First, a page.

Hang this delicate 3D printed map on your Christmas tree this year, or hang it on someone else's! Made from selective-laser-sintered nylon, this lightweight and durable Christmas ornament is bound to attract attention whether you're from here or just visit frequently. Just attach a thin string through the perfectly-placed loop at the top and hang anywhere. Alternatively, head over to my TinyMtn Etsy store
to purchase one with a silver stretch cord and convenient velvet storage bag.
Model scale is 1:6750000
Model measures 2.7" x 2.5" x 0.2" (6.7 x 6.4 x 0.52 cm)
Original area is approximately 280 by 270 miles
Altitudes covered: 55' to 2753'
This model was built with vertical exaggeration of 1:18.0.
This means that the elevation is more steep and rugged in the model than in real life.
for more ornaments.
This model is also available with a silver cord and velvet bag from TinyMtn on Etsy
TinyMtn Navigator models are strongest and most affordable in the "White Natural Versatile Plastic" material. When you receive the model, there may still be Nylon dust on it from the printing process. Use either an airbrush, canned dust blower, or a soft old toothbrush to remove this dust. Do not get the "Versatile Plastic" material wet, and don't prime it or use any oil-based paints on it. You can safely seal it with Polycrylic or a similar water-based clear spray sealant. Read more about this popular material here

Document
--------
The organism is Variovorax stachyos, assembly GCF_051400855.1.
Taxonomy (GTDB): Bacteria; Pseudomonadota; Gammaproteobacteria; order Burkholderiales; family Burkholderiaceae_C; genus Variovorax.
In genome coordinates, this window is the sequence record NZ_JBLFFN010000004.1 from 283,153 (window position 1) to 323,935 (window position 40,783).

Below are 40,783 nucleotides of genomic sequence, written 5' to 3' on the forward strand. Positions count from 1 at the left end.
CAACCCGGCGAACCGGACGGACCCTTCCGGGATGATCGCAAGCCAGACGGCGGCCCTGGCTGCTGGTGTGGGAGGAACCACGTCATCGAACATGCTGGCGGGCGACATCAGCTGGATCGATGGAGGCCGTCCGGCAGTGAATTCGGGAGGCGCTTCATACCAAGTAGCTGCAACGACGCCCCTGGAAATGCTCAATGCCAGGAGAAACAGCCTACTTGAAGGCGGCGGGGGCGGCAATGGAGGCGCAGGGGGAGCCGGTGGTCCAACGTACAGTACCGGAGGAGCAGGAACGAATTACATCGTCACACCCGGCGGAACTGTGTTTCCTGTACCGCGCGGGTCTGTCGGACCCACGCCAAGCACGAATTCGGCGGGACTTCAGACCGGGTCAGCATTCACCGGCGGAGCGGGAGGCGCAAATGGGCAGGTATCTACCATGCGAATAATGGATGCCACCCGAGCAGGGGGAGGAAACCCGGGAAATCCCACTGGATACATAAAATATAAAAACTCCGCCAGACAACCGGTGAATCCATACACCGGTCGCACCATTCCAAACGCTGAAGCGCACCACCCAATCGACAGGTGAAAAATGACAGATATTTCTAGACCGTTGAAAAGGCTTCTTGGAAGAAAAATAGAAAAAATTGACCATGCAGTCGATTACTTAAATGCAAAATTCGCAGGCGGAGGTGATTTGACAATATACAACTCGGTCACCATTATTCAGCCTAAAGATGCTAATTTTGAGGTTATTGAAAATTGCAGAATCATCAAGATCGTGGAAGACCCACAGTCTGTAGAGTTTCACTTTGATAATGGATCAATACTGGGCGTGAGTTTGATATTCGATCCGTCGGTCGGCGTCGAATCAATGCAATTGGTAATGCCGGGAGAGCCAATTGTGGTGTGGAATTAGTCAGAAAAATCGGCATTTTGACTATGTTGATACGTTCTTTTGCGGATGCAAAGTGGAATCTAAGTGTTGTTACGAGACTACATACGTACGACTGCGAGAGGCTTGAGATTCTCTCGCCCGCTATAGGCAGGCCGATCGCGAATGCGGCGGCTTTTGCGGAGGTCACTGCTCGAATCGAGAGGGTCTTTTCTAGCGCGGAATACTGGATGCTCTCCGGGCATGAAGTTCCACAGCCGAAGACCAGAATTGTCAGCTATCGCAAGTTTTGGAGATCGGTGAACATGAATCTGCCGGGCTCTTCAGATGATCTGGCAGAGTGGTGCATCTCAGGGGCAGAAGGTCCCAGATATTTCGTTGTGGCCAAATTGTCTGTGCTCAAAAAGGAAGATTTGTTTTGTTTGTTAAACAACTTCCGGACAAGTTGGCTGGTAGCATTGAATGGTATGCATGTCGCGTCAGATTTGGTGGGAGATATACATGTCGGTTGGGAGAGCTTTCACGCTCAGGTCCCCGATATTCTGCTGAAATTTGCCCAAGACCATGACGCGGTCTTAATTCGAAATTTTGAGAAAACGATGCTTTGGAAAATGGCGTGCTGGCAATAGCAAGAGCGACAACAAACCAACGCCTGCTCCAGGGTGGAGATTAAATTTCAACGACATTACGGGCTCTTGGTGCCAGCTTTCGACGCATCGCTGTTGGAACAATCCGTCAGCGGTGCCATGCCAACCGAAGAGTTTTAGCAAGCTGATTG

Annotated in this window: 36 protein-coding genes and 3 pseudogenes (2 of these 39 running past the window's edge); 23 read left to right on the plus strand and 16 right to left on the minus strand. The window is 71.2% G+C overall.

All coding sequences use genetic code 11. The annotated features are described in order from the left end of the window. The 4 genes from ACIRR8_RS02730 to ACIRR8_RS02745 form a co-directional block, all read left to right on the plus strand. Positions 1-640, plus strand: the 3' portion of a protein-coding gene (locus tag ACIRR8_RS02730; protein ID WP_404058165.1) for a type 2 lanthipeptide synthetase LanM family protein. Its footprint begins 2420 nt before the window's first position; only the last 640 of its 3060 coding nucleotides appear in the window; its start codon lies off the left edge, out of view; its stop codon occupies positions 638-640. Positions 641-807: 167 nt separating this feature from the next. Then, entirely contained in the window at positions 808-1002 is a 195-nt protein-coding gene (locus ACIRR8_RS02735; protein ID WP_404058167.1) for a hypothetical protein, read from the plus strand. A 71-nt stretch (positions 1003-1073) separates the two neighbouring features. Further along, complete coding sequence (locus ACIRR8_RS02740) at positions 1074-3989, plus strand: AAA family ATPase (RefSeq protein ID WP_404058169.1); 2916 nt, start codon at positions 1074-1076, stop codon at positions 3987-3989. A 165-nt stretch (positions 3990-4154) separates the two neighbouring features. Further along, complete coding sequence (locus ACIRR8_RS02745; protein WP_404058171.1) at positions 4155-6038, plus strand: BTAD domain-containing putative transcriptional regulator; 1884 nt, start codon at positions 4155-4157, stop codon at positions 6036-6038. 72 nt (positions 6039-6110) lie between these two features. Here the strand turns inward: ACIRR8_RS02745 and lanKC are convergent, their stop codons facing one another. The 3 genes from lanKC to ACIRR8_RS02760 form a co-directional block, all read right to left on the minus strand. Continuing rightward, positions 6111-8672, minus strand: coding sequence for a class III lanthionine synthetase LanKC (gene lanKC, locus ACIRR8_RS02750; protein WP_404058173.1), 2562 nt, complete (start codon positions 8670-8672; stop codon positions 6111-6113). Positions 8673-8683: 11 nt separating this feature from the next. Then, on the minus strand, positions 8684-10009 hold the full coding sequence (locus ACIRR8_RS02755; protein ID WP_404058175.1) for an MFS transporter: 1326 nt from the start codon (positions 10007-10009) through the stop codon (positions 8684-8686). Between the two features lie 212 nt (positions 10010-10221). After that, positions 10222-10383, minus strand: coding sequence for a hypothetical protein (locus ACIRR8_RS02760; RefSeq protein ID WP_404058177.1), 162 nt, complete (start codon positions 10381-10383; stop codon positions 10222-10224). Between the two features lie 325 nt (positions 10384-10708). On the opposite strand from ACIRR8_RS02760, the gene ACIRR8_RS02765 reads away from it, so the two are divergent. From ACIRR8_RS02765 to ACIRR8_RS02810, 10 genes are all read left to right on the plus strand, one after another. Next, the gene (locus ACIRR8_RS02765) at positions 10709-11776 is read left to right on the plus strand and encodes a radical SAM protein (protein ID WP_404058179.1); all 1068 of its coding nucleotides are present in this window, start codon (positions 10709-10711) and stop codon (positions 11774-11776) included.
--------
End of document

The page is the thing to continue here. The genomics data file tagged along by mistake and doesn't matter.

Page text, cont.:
All TinyMtn models have hollow bottoms - this is to save on weight, and thus cost. Many larger models also have extra flanges on their undersides to increase rigidity and strength. To make the model more solid, you should feel free to carefully pour resin into the bottom cavity, or glue a properly-sized slab of wood or another material into it.
These models have been optimized for the above materials, and are not offered in other materials for strength or cost reasons. If you need one in another material, please firstname.lastname@example.org
and we'll do our best to fulfill your request.
(C) 2018 TinyMtn (TM)
Model created using GDAL, NetPBM, Gmsh, Carve, MeshLab, and other custom software
Source of digital elevation and shapefile data: U.S. Geological Survey
The USGS home page is http://www.usgs.gov/